Just a little about the bike saga. It would appear that the reason for all the problems lay in the fact that people you pay to do a job should know what they are doing.
If it had not been for the people who fitted the new rear tyre putting the spacers on opposite side to what they should have been which put too much pressure on the wheel bearing, it would not have collapsed. Had it not been for the boys at the BMW dealers, who did the service on my bike 2 weeks before I left, who when I pointed out to them that the brake disc was occasionally hitting the brake pads not been so dismissive of my concerns and brushed it off as a slightly warped disc, I probably would not have lost 7 days of my trip languishing in the pub in Cloncurry.
However, I did. The upside was that I missed out riding in all the cold and wet which came with an unseasonal cold front . And the wonderful NRMA paid the expenses.
Had a bit of fun reinstalling the back wheel. I now this is really slack of me, and I should have in my pretrip preparation, but I have never taken the wheel wheel off this bike before. When I got the wheel back from Townsville the sprocket and mounting were tapped to the hub. My friend Robert and I wrongly assuming that the way it and the accompanying rubbers were in the right position we just had to push it all together and she’d be right. Wrong. The bike shop had fitted the sprocket assembly to the hub but hadn’t secured it in any way, It’s a really tight push fit. In it’s 750km journey to Cloncurry, it has all come apart so the courier guys had just wrongly put it all back where they thought it should go and wrapped tape around it all. We just assumed this had been done by the bike shop. Wrong.
We struggled for an hour and a half to get the sprocket to fit into the hub, and we came very close but no. Untill a chap from a local tyre service offered some assistance. Now he didn’t know what he was doing either “never let us touch bike wheels“, However, in a spark of genius or just good luck he changed the way the rubbers sat into the sprocket housing and “hey presto” it fitted beautifully.
This was not the end of it. When fitting the wheel back to the bike there was a lot of grunting and levering to get the spacers and the wheel to fit between the swing arm. (We had noted the position of the spacers when we originally took the wheel off).Eventually we did, but it didn’t seem right and it was very hard to turn the wheel cause it was binding on the brake housing. At this time Robert has to go and rescue a break down at Julia creek. this meant I had to solve the problem. I rang the bike shop and queried the position of the spacers, which one which side,as they were different. You guessed it they were in the wrong sides. So again I remove the wheel, reversed the spacers, put it all back together without the grunting and levering. Perfect, no rubbing together of anything, wheel rotating smoothly. I am so pleased. I can confidently now say I now know how to remove and replace my rear wheel.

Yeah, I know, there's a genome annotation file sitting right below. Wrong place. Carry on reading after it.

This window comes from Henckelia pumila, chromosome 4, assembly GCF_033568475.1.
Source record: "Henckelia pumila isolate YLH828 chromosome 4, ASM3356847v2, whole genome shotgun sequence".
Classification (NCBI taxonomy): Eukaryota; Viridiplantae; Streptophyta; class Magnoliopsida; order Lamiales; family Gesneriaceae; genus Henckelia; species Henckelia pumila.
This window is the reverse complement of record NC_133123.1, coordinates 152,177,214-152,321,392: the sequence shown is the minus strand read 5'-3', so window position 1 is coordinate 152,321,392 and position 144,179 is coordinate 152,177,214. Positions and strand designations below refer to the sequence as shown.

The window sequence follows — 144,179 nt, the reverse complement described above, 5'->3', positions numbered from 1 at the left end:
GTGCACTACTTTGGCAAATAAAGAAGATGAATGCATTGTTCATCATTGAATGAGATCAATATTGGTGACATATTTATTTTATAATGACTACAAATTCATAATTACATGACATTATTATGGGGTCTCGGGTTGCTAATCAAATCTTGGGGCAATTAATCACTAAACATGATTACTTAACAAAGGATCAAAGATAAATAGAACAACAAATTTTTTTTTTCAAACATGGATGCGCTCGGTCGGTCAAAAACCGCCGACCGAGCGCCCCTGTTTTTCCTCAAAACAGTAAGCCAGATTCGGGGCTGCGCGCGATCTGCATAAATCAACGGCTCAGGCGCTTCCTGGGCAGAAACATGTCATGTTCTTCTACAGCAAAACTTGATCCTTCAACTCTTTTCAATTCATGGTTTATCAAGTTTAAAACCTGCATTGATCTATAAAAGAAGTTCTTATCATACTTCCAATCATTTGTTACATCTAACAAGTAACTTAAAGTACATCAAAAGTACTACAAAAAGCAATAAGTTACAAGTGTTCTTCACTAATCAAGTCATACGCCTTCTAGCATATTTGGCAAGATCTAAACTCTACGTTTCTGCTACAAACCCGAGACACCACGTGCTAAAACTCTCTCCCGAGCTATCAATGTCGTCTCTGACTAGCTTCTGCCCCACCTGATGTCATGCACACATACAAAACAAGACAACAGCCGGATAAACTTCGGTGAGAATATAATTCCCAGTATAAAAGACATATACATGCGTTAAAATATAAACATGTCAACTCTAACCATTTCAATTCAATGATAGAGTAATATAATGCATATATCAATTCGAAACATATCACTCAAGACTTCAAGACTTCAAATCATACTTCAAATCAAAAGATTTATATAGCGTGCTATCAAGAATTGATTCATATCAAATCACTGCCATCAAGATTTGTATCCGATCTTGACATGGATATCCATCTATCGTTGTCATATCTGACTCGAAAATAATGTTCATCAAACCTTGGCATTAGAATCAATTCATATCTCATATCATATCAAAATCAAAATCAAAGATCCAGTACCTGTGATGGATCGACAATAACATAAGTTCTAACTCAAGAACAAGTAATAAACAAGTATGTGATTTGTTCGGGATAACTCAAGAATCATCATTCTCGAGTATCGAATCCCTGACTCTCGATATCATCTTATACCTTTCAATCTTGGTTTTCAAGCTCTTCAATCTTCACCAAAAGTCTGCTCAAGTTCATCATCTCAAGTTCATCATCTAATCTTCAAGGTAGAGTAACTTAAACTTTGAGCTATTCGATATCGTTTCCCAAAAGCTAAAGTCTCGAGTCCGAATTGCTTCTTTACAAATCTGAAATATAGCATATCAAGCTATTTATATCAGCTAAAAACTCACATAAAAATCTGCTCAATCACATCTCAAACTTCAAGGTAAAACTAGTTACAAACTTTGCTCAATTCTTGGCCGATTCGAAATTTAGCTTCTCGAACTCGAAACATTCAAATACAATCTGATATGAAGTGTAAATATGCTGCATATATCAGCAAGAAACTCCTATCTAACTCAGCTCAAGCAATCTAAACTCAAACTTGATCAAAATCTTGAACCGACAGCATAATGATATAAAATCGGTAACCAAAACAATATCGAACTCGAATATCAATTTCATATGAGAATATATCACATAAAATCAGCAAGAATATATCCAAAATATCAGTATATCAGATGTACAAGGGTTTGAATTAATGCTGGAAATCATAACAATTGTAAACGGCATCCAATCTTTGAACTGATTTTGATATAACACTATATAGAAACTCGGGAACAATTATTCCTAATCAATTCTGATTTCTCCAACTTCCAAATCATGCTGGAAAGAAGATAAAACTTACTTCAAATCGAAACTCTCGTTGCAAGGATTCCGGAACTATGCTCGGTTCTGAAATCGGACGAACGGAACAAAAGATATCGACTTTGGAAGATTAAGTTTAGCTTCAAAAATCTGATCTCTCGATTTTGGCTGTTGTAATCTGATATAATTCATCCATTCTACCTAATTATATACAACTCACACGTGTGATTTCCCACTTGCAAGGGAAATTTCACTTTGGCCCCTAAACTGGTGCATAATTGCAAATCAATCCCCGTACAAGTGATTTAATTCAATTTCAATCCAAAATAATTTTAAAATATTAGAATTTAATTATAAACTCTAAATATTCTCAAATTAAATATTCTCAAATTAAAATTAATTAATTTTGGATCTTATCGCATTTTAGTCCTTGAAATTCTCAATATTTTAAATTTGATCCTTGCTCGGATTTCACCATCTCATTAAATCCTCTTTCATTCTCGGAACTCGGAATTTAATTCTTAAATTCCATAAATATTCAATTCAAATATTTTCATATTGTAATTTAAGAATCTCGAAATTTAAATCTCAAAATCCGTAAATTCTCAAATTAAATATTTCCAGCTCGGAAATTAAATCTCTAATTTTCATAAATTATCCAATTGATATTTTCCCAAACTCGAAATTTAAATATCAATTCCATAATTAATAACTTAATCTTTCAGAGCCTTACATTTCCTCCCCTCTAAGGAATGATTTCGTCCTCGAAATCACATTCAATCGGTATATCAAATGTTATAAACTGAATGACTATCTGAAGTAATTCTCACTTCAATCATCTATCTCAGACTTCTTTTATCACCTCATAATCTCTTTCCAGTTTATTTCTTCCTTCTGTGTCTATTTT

This whole process which should have taken half and hour, had taken around 5 hours. I was mobile again. So it wasn’t BMW’s fault at all. Probably comes down to me for not knowing more about my bike.
The next couple of days were a bit of a blur. After getting everything,and me, sitting comfortably on the bike, set out for Darwin around 2pm.
I didn’t get to look at Mt Isa which I intended, just skirted to town stopped for petrol and coffee. Took a pic of the slag heaps and a long long truck. Just up the road a way (100kms). I saw this strange sight of a woman pushing a cart. As luck would have it, a rest stop followed shortly after, so I decided to stop a have a closer deco as she went by. She didn’t go by. She too pulled into the rest stop and came over to my shade.
Now sometimes you can start to thinking you are doing it tough on your travels. Like a sore bum or stinging shoulders, nothing compares to what this beautiful lady does everyday. She clocks 25kms a day. It had taken her 4 days to cover the distance i had done in less than an hour.
She is walking around Australia to raise money for the Black Dog Institute. I spent a very enjoyable hour with Tracey and you can too. Read her amazing story (and hopefully donate to her cause) here: http://onewomanwandering.com/blog/
That night I managed to get to Camooweal, the last town before crossing into Northern Territory. I had a good pub meal of rissoles, a chat to a few grey nomads and then off to sleepy byes.
At the crack of dawn, down, or is it up, the road we go. After crossing the border the roads improved heaps as did the landscape, more rises and curves and pretty red rock covered hills, even trees. This was good. Passed through “three ways” where the Barkley joins the Stuart Highways and powered on to a goodly little road house and caravan park at Dunmarra. 10 hours and 780kms. Enough for that day. Only 700 to go. Now I could have gone quicker, however, I have found that once I get past 120km/hr the fuel consumption almost doubles.
On my last day to Darwin I managed to develop the skill of riding no hands. With the cruise control set, I figured I must have covered 300kms, in this mode, all up on the way to a longish stop at Katherine. (Does wonders for your gluteus maximus). Longish because after 2 days I finally had mobile reception and messages from my brother Robert complaining he didn’t know where I was. So with all those concerned satisfied we continue onwards and upwards. It is getting decidedly warmer.
HEY HEY. Its 4pm Friday and after 1700 kms in 2 and a bit days, I am in Darwin and thinking I have enough time to get the bike booked in….Again no… Someone had neglected to inform me, a NSWelshman, that this Friday was Darwin’s show day and a public holiday and the whole city was closed. This was probably a good thing cause the things I had to do before the bike could be left were rather time consuming.